The amount of wishful thinking Catholics are capable of can at times only be called staggering.
The last one I have read about is that the Blessed Virgin might have appeared to the Holy Father requesting that he steps down. Allow me to share with you a couple of thoughts about this theory.
1. The thinking here seems to be “I do not agree with the Pope’s decision. The Pope can never do something wrong. Therefore, it must have been told by the Blessed Virgin”. If you ask me (which you do, because you are still reading…) there is a good deal of Clericalism here, and – hoping not to be offensive for anyone – more than a hint of Papolatry. When Protestants mock us for such outlandish ideas, I can’t say they are wrong.
2. It appears more than a couple of people were not paying attention when the Holy Father issued his historic statement on the 11 February. In it, the Holy Father speaks clearly of his lack of spiritual energy.
Such a heavily loaded statement cannot be simply ignored. It is inconceivable that the Pope would not know that to have to cope with age is rather common for a Pope. Therefore, he is humble and honest enough to tell the real reason of his abdication. Again, it is staggering even after the Holy Father says in the plainest words imaginable what the reason for his abdication is, there are those simply unable to deal with brutally straight facts.
3. Let us now assume (which we should not do, unless we want to take the Blessed Virgin as hostage for everything we cannot explain or approve) for a moment that the Blessed Virgin really appeared to the Holy Father requesting that he steps down: would this not be an extremely offensive statement towards the Holy Father? In this constellation, it is clear Pope Benedict is both completely useless and dangerously stubborn, to the extent that no less than an apparition of the Blessed Virgin becomes necessary to move him to do the right thing. It is also – always if you ask me – doubly insulting, because it also presupposes the Pope is utterly unable to see the reality around him and make important decisions for himself.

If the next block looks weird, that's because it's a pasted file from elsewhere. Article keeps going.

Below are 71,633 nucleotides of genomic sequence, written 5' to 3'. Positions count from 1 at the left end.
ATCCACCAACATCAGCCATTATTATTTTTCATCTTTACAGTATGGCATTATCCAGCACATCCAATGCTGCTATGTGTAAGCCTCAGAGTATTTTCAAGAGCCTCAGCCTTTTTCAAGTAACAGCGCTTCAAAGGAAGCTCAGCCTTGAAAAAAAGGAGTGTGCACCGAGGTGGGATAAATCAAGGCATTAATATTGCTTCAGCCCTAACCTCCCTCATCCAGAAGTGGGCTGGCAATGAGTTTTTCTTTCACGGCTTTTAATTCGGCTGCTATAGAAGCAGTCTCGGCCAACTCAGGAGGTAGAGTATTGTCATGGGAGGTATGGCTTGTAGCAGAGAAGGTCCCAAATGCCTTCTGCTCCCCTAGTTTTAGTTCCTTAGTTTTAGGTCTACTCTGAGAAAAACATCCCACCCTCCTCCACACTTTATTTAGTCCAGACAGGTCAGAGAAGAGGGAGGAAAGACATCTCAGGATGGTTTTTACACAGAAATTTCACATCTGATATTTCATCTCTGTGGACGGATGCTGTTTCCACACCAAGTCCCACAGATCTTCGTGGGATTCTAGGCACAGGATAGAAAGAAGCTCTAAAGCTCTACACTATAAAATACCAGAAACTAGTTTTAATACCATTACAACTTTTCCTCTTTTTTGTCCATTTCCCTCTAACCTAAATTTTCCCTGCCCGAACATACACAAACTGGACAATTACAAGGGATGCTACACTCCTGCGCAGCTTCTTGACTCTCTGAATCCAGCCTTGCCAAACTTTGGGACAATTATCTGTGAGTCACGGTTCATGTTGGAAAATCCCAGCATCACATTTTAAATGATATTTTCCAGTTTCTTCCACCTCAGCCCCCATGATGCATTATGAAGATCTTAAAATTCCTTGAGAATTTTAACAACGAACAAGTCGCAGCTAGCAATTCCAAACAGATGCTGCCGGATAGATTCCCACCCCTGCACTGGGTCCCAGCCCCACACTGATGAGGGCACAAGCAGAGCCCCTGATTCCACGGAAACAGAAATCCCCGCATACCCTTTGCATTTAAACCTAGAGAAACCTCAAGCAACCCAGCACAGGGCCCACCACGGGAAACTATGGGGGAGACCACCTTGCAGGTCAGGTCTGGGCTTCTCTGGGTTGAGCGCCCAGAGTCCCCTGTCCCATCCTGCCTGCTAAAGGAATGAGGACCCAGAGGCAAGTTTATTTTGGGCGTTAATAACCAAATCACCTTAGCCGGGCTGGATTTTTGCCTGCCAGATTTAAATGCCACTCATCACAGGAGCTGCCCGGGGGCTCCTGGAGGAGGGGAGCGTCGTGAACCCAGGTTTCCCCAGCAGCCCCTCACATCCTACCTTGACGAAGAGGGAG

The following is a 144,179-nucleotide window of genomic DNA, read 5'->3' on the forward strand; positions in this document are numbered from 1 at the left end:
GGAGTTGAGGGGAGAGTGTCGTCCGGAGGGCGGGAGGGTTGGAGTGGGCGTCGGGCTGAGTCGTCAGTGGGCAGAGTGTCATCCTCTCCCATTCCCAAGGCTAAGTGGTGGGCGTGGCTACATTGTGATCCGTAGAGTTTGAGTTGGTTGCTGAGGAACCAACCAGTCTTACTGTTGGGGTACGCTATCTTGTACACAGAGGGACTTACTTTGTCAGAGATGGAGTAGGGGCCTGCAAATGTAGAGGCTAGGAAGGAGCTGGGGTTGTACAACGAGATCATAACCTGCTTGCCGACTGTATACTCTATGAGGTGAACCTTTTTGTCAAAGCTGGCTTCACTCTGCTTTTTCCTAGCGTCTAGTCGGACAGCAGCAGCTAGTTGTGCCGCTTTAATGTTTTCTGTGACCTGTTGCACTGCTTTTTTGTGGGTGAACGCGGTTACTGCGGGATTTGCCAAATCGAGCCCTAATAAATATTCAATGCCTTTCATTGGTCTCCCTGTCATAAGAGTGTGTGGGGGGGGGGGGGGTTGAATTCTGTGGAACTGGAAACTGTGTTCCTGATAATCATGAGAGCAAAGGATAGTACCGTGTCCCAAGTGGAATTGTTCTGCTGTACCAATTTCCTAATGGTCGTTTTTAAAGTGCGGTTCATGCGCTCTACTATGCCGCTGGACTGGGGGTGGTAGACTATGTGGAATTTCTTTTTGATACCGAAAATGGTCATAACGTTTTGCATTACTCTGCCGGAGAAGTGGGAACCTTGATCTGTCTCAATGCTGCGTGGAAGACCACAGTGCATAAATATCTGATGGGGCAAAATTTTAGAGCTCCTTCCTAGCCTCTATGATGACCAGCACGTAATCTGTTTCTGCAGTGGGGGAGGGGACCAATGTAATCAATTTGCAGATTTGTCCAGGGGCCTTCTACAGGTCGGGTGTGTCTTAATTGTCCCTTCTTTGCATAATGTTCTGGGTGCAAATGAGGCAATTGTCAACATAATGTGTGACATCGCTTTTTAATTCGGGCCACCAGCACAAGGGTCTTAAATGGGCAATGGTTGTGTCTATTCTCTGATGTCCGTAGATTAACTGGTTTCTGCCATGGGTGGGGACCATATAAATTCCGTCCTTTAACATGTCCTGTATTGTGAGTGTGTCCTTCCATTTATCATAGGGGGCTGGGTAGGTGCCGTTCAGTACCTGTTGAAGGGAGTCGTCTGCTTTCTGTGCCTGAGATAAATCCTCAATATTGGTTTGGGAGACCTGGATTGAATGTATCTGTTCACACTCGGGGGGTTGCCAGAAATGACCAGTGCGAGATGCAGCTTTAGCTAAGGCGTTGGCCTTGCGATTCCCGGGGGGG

4. The Pope is almost 86; had a number of bypass surgical operations; is obviously becoming more and more frail, and has been for a while. It is not clear to me why Heaven should feel the need of anything so extreme as a Marian apparition to, erm, well, terminate his employment contract in the usual manner.
Summa summarum, it seems to me at times Catholics are more than a bit carried away, to the point of ever theorising Marian apparitions no interested party has mentioned or even hinted at.
Personally, I would suggest a more robustly realistic approach, based on the simple reality that an indecisive Pope has recognised he is not fit to lead the Church in these turbulent and utterly disturbing times. Once again, we should admire his honesty and courage rather than recur to supernatural events to explain what we do not approve.
A Pope can abdicate.
Get over it.